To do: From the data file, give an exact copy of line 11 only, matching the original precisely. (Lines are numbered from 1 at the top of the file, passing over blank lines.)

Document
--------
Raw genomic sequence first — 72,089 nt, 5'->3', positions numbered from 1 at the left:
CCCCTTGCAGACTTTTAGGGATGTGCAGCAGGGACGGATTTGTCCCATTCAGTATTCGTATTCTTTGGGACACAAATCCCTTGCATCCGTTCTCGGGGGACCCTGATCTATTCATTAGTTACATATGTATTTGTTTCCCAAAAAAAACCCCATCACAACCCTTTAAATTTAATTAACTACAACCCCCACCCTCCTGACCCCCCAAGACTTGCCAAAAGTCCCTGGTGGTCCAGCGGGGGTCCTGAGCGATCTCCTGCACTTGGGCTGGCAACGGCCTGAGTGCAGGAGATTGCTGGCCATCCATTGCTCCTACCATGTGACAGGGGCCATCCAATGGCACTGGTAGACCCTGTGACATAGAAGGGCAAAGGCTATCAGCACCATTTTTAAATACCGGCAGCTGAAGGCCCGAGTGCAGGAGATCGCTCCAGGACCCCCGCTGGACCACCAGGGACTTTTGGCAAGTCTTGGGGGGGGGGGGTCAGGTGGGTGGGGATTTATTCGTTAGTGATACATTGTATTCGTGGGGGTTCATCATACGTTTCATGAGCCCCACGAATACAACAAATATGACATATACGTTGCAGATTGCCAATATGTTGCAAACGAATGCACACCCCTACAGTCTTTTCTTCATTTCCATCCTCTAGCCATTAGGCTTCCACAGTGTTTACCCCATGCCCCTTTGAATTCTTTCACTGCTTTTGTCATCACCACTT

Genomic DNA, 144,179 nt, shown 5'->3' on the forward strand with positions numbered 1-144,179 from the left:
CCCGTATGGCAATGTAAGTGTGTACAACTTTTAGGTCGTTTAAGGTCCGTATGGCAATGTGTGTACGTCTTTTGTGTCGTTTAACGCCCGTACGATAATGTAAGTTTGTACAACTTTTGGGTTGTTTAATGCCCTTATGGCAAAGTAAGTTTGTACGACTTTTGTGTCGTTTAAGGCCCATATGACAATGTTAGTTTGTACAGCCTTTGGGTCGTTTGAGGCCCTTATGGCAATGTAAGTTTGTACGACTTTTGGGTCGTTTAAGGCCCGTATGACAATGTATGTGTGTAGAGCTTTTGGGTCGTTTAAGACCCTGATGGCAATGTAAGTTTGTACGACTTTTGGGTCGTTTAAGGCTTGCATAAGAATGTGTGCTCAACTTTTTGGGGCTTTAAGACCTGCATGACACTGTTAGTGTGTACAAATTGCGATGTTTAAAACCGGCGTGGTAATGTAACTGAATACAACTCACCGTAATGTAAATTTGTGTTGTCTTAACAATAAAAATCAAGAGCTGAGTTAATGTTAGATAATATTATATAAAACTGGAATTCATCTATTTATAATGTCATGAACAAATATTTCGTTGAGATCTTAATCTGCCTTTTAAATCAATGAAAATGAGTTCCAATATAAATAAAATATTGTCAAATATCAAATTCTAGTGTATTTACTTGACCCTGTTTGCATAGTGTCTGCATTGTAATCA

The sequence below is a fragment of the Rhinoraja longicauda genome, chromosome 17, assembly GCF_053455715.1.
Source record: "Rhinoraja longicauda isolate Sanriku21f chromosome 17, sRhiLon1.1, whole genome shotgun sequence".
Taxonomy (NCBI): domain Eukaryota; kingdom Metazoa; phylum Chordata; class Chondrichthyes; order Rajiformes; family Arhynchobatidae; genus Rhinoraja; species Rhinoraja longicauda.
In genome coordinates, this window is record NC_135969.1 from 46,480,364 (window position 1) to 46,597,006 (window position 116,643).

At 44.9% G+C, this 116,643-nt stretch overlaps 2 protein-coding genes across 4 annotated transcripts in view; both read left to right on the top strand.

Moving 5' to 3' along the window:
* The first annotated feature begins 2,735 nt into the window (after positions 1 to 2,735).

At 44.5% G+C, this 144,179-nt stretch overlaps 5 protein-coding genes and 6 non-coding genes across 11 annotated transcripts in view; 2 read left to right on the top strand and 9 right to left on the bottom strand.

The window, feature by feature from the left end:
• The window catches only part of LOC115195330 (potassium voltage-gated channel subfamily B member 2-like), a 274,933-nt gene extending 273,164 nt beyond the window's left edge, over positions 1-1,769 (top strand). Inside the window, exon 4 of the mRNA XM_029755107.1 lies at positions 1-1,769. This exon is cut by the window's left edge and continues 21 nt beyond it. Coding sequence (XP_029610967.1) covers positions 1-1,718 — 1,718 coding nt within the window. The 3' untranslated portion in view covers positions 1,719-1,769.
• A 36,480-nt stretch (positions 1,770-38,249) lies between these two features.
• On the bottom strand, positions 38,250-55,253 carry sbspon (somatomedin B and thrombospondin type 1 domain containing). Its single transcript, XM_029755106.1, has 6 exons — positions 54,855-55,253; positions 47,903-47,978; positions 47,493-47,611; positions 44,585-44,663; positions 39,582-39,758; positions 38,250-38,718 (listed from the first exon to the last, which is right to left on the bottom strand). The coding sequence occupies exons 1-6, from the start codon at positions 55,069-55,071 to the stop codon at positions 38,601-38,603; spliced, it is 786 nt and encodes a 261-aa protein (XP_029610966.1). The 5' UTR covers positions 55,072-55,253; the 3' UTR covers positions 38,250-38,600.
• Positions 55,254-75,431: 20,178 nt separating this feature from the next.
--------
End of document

* The first annotated feature begins 2,735 nt into the window (after positions 1 to 2,735).